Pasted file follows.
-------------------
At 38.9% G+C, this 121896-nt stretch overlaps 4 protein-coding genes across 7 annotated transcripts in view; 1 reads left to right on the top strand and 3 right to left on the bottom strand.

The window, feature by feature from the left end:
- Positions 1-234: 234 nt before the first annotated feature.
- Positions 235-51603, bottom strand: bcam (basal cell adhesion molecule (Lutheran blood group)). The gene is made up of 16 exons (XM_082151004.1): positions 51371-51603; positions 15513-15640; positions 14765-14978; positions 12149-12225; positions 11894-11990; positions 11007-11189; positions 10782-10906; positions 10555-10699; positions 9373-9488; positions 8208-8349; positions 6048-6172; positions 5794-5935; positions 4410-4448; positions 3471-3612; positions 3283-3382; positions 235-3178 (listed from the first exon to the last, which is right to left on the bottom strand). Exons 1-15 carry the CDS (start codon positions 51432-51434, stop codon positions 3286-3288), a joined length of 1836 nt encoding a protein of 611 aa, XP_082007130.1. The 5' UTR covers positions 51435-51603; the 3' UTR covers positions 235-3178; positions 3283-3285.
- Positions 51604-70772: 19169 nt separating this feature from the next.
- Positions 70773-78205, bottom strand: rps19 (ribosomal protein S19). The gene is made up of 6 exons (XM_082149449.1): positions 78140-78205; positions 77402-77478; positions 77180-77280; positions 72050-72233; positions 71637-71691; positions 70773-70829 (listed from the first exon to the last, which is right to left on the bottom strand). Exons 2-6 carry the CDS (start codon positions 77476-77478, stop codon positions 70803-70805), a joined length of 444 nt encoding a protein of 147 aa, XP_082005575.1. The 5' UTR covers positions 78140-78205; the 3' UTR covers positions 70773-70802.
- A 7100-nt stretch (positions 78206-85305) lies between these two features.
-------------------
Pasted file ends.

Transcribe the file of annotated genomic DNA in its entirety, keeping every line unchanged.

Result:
At 38.9% G+C, this 121896-nt stretch overlaps 4 protein-coding genes across 7 annotated transcripts in view; 1 reads left to right on the top strand and 3 right to left on the bottom strand.

The window, feature by feature from the left end:
- Positions 1-234: 234 nt before the first annotated feature.
- Positions 235-51603, bottom strand: bcam (basal cell adhesion molecule (Lutheran blood group)). The gene is made up of 16 exons (XM_082151004.1): positions 51371-51603; positions 15513-15640; positions 14765-14978; positions 12149-12225; positions 11894-11990; positions 11007-11189; positions 10782-10906; positions 10555-10699; positions 9373-9488; positions 8208-8349; positions 6048-6172; positions 5794-5935; positions 4410-4448; positions 3471-3612; positions 3283-3382; positions 235-3178 (listed from the first exon to the last, which is right to left on the bottom strand). Exons 1-15 carry the CDS (start codon positions 51432-51434, stop codon positions 3286-3288), a joined length of 1836 nt encoding a protein of 611 aa, XP_082007130.1. The 5' UTR covers positions 51435-51603; the 3' UTR covers positions 235-3178; positions 3283-3285.
- Positions 51604-70772: 19169 nt separating this feature from the next.
- Positions 70773-78205, bottom strand: rps19 (ribosomal protein S19). The gene is made up of 6 exons (XM_082149449.1): positions 78140-78205; positions 77402-77478; positions 77180-77280; positions 72050-72233; positions 71637-71691; positions 70773-70829 (listed from the first exon to the last, which is right to left on the bottom strand). Exons 2-6 carry the CDS (start codon positions 77476-77478, stop codon positions 70803-70805), a joined length of 444 nt encoding a protein of 147 aa, XP_082005575.1. The 5' UTR covers positions 78140-78205; the 3' UTR covers positions 70773-70802.
- A 7100-nt stretch (positions 78206-85305) lies between these two features.